We use the same fabrics for British Boxers as we do for our Jermyn Street productions – here's why it matters
A quiet street tucked behind Piccadilly is the centre of London's finest gentlemen's outfitters. Welcome to Jermyn Street.
Tradition, quality and understated elegance are the watchwords of British tailoring. If Savile Row is where the gentleman in the know goes for his suits, then it is to Jermyn Street that he strolls for his shirts. Up and down this discreetly stylish street are shirtmakers of distinction. Names like Hilditch & Key, Turnbull & Asser, Harvie & Hudson and Hawes & Curtis have been supplying discerning and stylish customers with shirts for decades – if not a century or more.
Restraint and subtlety are all around. As Turnbull & Asser puts it
'A shirt shouldn't shout... it should whisper.' It's perhaps no surprise,
then, that author Ian Fleming shopped here. It's clear that his
creation, James Bond – ruthless, stylish, perfectly equipped for any
sartorial situation – and Jermyn Street are a perfect fit.
Turnbull & Asser, at numbers 71-72, famously dressed
Sean Connery (left) for all of his Bond films.
'The shops on Jermyn Street hold a staggering number of royal warrants.'
It's not just Fleming who listed Turnbull & Asser (right) as a favourite
shopping destination. If you needed any more endorsement, the
shop holds a royal warrant from the Prince of Wales. In fact,
between them, the shops on Jermyn Street hold a staggering
number of royal warrants. These are granted by senior members
of the royal family as a sign that they use and enjoy a company's
products, and the company in turn is allowed to show the coat of
arms beside its own branding.
The most glittering names from Hollywood's golden age and high
society also beat a path here. Fred Astaire, Cary Grant and the
Duke of Windsor are among the style icons who were drawn by the
luxurious fabrics, rich colours and exquisite cut of shirts and ties
to be found here, in this quiet stretch of St. James's a stone's throw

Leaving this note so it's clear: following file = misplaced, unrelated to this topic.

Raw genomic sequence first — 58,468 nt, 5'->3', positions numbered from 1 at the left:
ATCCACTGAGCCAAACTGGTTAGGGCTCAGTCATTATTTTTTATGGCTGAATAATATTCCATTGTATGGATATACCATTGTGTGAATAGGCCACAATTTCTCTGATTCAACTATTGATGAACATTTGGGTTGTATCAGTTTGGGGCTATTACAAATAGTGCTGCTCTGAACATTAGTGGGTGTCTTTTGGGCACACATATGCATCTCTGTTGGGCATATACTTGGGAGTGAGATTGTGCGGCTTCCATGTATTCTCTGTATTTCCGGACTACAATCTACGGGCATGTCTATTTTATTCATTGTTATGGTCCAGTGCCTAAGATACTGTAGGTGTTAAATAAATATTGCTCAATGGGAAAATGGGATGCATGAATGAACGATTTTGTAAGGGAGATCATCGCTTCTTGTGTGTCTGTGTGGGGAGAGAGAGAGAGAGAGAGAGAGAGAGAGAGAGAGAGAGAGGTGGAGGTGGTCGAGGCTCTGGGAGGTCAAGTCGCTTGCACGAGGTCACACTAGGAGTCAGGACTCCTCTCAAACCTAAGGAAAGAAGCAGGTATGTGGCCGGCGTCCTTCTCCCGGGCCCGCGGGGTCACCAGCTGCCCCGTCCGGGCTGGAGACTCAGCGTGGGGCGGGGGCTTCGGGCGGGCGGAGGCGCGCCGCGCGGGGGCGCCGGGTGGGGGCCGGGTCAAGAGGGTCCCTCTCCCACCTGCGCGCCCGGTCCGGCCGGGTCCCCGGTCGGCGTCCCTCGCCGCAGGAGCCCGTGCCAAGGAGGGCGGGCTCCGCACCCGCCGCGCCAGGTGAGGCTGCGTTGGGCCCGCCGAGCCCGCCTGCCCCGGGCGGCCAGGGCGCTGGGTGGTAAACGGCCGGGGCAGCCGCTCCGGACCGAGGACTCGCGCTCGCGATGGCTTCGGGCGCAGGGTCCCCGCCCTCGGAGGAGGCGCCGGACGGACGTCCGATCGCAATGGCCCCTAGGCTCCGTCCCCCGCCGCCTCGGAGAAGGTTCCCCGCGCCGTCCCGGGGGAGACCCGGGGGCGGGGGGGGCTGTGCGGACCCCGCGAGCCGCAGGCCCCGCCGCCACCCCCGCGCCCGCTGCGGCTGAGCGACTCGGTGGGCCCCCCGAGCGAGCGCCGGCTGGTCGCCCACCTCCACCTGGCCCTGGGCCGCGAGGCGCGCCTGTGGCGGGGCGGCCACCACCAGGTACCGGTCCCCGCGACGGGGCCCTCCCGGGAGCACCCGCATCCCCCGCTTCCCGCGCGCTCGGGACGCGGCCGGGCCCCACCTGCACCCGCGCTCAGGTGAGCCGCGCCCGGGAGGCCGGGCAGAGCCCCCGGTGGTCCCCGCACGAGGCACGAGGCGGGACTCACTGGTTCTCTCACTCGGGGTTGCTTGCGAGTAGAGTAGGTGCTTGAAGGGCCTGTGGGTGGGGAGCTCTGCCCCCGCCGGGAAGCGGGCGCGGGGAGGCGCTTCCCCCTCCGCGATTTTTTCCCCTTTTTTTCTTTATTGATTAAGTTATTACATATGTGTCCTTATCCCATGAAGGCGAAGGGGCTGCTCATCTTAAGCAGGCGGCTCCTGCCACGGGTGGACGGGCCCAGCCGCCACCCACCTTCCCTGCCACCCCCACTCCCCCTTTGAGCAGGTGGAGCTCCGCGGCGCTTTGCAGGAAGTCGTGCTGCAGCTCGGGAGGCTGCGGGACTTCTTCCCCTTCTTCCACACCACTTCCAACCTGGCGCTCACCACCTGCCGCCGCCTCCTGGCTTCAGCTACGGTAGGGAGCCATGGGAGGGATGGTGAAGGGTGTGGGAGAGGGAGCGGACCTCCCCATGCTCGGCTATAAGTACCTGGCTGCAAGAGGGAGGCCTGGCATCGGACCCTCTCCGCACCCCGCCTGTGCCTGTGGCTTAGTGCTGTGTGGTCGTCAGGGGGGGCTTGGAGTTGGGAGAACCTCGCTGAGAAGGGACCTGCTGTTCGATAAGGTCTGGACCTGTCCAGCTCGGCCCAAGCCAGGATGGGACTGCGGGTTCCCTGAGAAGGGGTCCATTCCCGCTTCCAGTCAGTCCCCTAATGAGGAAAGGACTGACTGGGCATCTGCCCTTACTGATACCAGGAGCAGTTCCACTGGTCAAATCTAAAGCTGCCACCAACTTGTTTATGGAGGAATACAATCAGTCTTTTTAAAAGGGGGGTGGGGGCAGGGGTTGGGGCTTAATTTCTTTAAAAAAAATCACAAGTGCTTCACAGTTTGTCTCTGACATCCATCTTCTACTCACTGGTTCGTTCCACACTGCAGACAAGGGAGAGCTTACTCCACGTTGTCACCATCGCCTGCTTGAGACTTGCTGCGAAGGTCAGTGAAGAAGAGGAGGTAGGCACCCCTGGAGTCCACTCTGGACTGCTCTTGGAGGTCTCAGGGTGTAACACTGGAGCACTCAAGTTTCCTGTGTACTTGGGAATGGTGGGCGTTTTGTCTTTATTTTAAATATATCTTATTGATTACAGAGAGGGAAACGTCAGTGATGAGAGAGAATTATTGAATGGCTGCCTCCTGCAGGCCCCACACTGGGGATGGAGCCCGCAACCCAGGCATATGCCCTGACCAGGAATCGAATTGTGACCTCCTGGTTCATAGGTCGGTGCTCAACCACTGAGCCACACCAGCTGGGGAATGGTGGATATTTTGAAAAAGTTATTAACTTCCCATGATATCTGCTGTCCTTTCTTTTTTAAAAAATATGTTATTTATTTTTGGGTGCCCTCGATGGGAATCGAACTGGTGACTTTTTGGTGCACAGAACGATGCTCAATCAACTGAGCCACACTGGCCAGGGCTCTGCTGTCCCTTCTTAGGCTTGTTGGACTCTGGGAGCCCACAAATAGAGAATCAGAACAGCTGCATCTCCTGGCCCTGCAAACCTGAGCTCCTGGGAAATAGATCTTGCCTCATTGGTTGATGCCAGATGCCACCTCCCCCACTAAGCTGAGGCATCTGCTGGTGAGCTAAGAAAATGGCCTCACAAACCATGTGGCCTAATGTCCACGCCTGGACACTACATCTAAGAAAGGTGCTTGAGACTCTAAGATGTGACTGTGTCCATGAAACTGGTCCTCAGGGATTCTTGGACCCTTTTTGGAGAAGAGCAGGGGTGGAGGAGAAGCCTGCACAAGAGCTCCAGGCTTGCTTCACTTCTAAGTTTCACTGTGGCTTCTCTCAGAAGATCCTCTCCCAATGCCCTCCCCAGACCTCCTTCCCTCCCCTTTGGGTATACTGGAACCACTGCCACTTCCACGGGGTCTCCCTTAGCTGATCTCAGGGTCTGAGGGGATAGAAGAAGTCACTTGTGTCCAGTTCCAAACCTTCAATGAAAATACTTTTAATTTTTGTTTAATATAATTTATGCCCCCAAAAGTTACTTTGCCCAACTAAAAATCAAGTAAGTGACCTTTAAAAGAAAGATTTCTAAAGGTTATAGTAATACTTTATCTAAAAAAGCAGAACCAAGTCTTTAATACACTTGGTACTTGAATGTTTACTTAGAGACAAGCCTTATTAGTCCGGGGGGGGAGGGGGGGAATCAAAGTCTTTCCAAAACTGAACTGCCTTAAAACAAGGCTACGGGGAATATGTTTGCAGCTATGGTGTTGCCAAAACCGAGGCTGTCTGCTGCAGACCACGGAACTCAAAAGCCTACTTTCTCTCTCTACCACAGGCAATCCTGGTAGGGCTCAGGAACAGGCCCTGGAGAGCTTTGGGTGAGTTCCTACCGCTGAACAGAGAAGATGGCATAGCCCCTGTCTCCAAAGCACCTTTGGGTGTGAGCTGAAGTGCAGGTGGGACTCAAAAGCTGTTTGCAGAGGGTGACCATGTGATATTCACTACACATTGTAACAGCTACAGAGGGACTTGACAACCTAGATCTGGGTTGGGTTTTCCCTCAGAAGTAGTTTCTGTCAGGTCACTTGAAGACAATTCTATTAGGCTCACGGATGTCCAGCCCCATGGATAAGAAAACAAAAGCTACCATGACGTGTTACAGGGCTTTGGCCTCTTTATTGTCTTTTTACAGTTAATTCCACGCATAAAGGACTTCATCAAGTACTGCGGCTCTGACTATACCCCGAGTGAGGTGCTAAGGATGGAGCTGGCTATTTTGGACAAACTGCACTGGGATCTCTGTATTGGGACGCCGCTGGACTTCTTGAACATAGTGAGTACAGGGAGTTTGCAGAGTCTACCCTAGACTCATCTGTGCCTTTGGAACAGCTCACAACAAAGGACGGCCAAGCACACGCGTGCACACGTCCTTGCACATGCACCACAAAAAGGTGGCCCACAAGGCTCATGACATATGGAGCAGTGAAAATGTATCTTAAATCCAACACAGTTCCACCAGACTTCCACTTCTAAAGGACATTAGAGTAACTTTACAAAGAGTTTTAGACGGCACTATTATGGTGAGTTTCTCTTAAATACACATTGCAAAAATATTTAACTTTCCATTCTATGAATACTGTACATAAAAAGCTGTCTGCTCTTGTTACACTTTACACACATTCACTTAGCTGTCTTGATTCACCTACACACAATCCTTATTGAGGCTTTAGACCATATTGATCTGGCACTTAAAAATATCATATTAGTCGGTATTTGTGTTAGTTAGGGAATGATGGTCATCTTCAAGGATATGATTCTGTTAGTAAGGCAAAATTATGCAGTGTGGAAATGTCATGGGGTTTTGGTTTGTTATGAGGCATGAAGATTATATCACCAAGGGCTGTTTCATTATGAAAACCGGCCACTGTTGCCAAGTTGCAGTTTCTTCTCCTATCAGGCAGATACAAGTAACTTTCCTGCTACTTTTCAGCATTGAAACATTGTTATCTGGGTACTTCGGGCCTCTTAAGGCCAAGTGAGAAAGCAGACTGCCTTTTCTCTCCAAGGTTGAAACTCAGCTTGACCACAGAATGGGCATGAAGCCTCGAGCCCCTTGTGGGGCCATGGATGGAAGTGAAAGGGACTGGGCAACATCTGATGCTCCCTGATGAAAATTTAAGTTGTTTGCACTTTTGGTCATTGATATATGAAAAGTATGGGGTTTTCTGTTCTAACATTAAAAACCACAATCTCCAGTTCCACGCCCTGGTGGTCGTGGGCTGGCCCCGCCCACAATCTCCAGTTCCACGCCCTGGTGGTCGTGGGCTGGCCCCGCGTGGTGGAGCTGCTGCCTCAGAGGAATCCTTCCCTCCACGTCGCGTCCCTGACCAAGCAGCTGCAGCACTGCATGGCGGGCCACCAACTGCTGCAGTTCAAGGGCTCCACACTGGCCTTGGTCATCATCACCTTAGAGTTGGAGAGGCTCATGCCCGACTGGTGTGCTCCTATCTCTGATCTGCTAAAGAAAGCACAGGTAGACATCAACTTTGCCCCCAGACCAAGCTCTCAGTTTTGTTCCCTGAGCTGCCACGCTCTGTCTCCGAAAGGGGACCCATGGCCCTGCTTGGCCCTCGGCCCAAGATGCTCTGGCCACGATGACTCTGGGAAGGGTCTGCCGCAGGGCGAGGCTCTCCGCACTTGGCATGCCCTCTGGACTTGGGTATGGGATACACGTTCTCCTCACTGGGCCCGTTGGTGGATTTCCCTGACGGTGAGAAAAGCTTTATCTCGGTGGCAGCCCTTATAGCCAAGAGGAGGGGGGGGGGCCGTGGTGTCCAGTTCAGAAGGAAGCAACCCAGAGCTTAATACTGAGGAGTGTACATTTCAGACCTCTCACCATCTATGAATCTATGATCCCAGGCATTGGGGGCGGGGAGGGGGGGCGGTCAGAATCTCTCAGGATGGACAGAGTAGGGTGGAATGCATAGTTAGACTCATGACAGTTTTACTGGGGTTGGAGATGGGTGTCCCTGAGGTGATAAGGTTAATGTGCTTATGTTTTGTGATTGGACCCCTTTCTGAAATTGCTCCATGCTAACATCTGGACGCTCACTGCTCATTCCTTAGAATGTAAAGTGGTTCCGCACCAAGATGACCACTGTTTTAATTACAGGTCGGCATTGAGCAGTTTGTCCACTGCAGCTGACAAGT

from the Ritz. Even fashion superstar Karl Lagerfeld (left),
ordered every one of his famous high collar bespoke shirts from
Hilditch & Key for decades.
'It is one of the keynotes of Jermyn Street that British workmanship is still highly prized'
There's one name that gives a clue to another important part of a gentleman's wardrobe. Noel Coward (right), famous for his elegant dressing gowns, was a keen customer of Hawes & Curtis.
It is one of the keynotes of Jermyn Street that British workmanship
is still highly prized. Manufacturers from all over the UK supply the
outfitters of St James's – because, simply, British fabrics
and workmanship are the best in the world.
It was thanks to Jermyn Street's support of UK craftsmanship that
Staffordshire-based sleepwear firm British Boxers has become
the success it is. The company started life supplying pyjamas to
exclusive Jermyn Street outfitters, but it became clear that there
was a wider market for quality British-made tailoring (not least for
women!), and so British Boxers was born. Now the company uses the
same shapes and wonderful fabrics supplied to Jermyn Street,
but for its own collection.
Perhaps the name gives it away but British Boxers is also famous for its boxer shorts – using the very same top-quality fabrics as those supplied to Jermyn Street. And, with a discreet throat-clearing worthy of the finest valet, what gentleman can say he doesn't deserve a hint of Bond in his wardrobe?